EDITOR: How can we afford $357 million for a Willits bypass? When state services — education (14 positions in Willits alone), child services and health care, law enforcement, fire protection and parks — are being slashed, how can we afford a boondoggle that will not benefit Willits' current traffic problems?
In fact, if allowed to proceed, this project will compound traffic circulation in Willits for at least six years. Six years of construction will produce the equivalent of 80 years of carbon and dust pollution. This increased pollution in the Willits bowl will affect the respiratory health of small children, the aged and those with existing respiratory problems, without improving the Highway 20 intersection.
Frequently, Willits' Little Lake Valley is shrouded in dense fog. It chills me to imagine a two-lane freeway-speed runway of death with no median barrier and no emergency access for six miles. Head-on collision in the valley, fuel spilled, CHP nightmare.
EDITOR: In the southwestern corner of Santa Rosa lies the county jurisdiction of Roseland. The residents don't have the opportunity to vote in city elections, nor do they have the beautiful parks, libraries or community centers that residents of Santa Rosa can enjoy every day. Roseland's law enforcement is divided between Santa Rosa police, county sheriffs and the CHP. It's in serious need of reconstruction and repair.
Home to the highest concentration of Latinos in the community, Roseland has yet to be offered annexation by the city of Santa Rosa. Instead of embracing diversity, it seems as though Santa Rosa is ostracizing the Latino community.
For the past seven years, Roseland has been lobbying for annexation, but the City Council responds by congregating and discussing Roseland's revenue and expenses. However, areas around Roseland have been annexed, leaving a hole in the map of Santa Rosa.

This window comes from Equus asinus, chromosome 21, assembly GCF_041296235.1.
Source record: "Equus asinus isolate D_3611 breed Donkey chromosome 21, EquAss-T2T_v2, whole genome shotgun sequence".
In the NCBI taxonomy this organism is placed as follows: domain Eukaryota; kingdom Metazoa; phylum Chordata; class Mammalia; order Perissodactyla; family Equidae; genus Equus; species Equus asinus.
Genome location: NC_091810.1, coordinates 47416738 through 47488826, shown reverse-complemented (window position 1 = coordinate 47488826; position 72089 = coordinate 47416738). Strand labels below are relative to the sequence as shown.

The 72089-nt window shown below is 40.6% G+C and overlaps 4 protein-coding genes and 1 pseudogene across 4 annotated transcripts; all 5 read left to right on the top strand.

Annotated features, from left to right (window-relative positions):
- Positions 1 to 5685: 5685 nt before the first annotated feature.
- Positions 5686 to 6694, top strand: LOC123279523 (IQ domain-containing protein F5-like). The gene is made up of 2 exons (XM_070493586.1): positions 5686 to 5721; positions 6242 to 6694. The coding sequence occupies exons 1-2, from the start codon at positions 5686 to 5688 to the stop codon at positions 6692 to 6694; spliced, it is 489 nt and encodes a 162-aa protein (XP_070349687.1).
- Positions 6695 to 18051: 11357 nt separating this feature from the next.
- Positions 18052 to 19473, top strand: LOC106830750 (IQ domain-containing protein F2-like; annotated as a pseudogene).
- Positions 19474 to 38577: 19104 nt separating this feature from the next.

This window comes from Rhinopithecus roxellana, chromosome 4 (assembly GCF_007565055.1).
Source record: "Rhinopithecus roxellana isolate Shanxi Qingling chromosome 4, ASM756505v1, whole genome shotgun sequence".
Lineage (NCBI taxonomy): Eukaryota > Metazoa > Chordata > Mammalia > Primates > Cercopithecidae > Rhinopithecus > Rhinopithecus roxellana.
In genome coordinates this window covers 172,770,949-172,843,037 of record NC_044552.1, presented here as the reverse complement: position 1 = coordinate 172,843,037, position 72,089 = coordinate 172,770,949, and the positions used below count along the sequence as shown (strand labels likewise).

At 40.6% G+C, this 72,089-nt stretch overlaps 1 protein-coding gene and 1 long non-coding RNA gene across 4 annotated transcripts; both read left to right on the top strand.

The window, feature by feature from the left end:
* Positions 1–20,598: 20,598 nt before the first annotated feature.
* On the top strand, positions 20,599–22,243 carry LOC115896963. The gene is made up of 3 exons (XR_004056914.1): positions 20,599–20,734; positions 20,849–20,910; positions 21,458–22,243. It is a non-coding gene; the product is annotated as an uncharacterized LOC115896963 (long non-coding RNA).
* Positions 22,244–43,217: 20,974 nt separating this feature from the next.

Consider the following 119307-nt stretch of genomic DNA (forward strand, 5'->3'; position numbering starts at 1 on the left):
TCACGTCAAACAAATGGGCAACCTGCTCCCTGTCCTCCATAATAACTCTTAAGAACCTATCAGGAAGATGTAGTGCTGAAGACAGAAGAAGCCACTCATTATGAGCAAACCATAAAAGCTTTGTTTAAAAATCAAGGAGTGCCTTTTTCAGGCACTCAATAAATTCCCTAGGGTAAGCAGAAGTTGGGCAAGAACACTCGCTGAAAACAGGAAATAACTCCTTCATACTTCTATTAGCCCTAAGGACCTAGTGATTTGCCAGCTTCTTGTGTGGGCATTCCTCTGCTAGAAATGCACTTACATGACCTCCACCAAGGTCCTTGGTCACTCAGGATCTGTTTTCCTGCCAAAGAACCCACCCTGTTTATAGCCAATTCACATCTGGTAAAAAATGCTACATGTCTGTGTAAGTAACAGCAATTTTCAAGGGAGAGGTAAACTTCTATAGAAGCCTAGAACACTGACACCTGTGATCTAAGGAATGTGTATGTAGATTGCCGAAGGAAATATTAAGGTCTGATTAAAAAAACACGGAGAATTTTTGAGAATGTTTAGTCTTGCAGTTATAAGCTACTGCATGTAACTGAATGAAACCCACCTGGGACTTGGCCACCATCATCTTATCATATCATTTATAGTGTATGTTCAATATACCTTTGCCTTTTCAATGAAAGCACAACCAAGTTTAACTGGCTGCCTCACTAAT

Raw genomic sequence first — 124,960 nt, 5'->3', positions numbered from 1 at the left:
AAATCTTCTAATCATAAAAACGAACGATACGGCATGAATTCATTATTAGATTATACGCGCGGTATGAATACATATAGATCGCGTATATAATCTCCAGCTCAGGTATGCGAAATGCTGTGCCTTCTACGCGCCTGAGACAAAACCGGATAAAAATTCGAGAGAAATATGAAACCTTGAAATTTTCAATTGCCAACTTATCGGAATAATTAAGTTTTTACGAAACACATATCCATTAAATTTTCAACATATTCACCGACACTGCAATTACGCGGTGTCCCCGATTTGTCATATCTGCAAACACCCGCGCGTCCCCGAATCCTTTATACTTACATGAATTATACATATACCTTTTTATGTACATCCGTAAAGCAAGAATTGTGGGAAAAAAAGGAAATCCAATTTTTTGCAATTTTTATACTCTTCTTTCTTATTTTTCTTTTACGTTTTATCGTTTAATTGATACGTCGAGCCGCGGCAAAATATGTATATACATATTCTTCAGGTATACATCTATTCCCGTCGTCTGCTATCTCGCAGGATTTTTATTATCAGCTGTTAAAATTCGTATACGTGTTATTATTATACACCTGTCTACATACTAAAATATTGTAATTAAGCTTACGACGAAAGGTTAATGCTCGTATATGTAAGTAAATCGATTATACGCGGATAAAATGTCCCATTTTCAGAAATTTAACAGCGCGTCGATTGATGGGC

Santa Rosa is thought to be a city that values acceptance and tolerance. But not when it comes to this issue. It is time Santa Rosa took action, instead of wasting time in meetings discussing economic problems that only grow larger as the years go by.
Car sales and the pledge
EDITOR: Eric Lindenbusch's analogy to the car salesman is inaccurate ("Vasa's responsibility," Letters, Thursday). A better analogy for Bishop Robert Vasa's pledge would be if the Chrysler dealership required its employees to only own and drive Chrysler automobiles. In addition they would be required to have a picture of the Chrysler CEO on their mantel at home and adhere to his social and political beliefs as a condition of employment.
I understand the bishop's stand with regard to teachers of religious studies classes. I don't understand why teachers of math, English, U.S. history, etc. should be required to adhere to Catholic doctrine in their personal lives. The bishop's insistence on this pledge is liable to cost the Catholic schools some very good teachers, or force the teachers to do something dishonest in order to keep their job.
While I am a person of faith and honesty, given the choice of being employed or not, I might very well sign the pledge knowing I disagree with some of the things it stands for. After all, it's just a piece of paper. I'd also probably start the search for a new teaching position.